What’s a publisher like West Virginia University Press worth? More now, we think, than ever before. Here are six reasons to support the state’s only university press.
Stian Rice is a food systems geographer and author of Famine in the Remaking: Food System Change and Mass Starvation in Hawaii, Madagascar, and Cambodia, new from West Virginia University Press. Here he shares perspective on the entwined crises of pandemic and famine.
As the curtains opened on 2020, famine watchers warned that 135 million people in 55 countries were experiencing acute food insecurity and an elevated risk of starvation. War in Yemen, an economic crisis in Zimbabwe, and a locust plague in East Africa were set to repeat as the defining challenges for the new year. In the words of World Food Program (WFP) executive director David Beasley, “2020 would be facing the worst humanitarian crisis since World War Two.” And then COVID-19 stole the show. Since then, quarantine and stay-at-home orders have strangled food supply chains. The collapse of oil prices has left some governments without revenue to feed their populations. Tens of millions, dependent on daily wages, face uncertainty over their next meals. School closures have deprived 368 million children of meals and snacks. And the strain is beginning to show: looting, protests, and ration line stampedes are being reported from Latin America to South Asia. Last week the WFP nearly doubled its estimate to 265 million facing acute hunger by the end of the year. Meanwhile, industrial agriculture in developed countries has become a theater of the absurd as farmers plow under crops, breeders kill off millions of surplus chickens, and dairy operations dump spoiled milk into fragile watersheds.Read More »
Each spring, West Virginia University’s Office of the Provost, in partnership with the WVU Libraries, WVU Humanities Center, and WVU Press, hosts an annual celebration of long-form scholarship and creative work produced by WVU faculty and staff. Due to the COVID-19 pandemic, the 2020 event was canceled, but we hope you’ll take a moment to celebrate WVU faculty through the virtual showcase linked here.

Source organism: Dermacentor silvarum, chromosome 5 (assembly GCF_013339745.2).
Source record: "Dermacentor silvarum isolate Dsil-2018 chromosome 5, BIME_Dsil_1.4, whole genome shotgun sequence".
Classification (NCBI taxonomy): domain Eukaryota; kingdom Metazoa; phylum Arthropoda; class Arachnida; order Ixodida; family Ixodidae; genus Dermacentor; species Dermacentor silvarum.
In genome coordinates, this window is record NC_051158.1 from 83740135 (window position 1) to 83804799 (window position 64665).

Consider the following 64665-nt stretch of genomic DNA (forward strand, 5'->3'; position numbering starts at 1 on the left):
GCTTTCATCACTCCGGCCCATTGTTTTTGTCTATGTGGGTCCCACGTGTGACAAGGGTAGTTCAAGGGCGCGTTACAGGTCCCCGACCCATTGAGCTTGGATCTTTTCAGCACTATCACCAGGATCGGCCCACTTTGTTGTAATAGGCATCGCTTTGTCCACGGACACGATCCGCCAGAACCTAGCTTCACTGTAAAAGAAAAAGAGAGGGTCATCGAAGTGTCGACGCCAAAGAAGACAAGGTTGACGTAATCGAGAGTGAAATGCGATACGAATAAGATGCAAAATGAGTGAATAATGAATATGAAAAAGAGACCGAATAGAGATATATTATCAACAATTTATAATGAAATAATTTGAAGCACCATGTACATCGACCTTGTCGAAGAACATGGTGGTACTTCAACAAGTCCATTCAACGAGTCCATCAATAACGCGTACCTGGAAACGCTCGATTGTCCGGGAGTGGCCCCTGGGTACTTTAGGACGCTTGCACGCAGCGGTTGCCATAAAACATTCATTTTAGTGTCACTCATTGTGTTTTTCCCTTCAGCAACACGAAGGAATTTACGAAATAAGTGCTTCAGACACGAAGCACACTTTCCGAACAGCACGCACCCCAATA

With universities pivoting quickly to online instruction in response to public health concerns, a number of authors from our series Teaching and Learning in Higher Education are in the news:
Art director Than Saffel provides a look at the DNA behind our Fall 2020 seasonal catalog cover.
“I believe that there is something in you that strives for order, and within that order, there’s a certain kind of mishmoshy confusion, and you bring this mishmoshy confusion, if you succeed, into some kind of order. There’s an element of control, and there’s also an element that just happens—if you’re very lucky.”
As WVU Press’s art director and lone production designer, I stay busy cranking out covers, interiors, galleys, ads, posters, signs, catalogs, social media imagery, and more. Most of the press’s visual sensibility originates with materials I create (or, in the case of Deesha Philyaw’s cover shown here, commission).
Update: Our warehouse in Chicago has now reopened!
In this period of extraordinary challenges—for publishing, bookselling, higher ed, and just about everything and everybody else—the staff at West Virginia University Press is committed to ensuring that the state’s largest publishing house continues to maintain a robust lineup of books and journals. Some key points:
Our warehouse in Chicago is temporarily closed because of a shelter-in-place order scheduled to last through April 7, and to help compensate we’re offering half off all WVU ebooks with code EBOOK50 at checkout.
Plus when you buy a print book from our site and wait for it to ship, you get the same title instantaneously as a FREE ebook. Just add both the print edition and the electronic edition (epub or PDF) to your cart and use the code PRINTPLUS. Then start reading.
Even though not all of WVU’s print books are currently shipping immediately when ordered from our own site, you can still get them now at online retailers like Bookshop.org, Indiebound.org, Amazon.com, BN.com, and from bookstores that sell directly from their websites. So there are lots of ways to get our books, both e- and print.
Thanks for sticking with us while we wait for our warehouse to reopen, and thanks too to our great partners at the Chicago Distribution Center warehouse for all the wonderful work they do. Stay safe and read!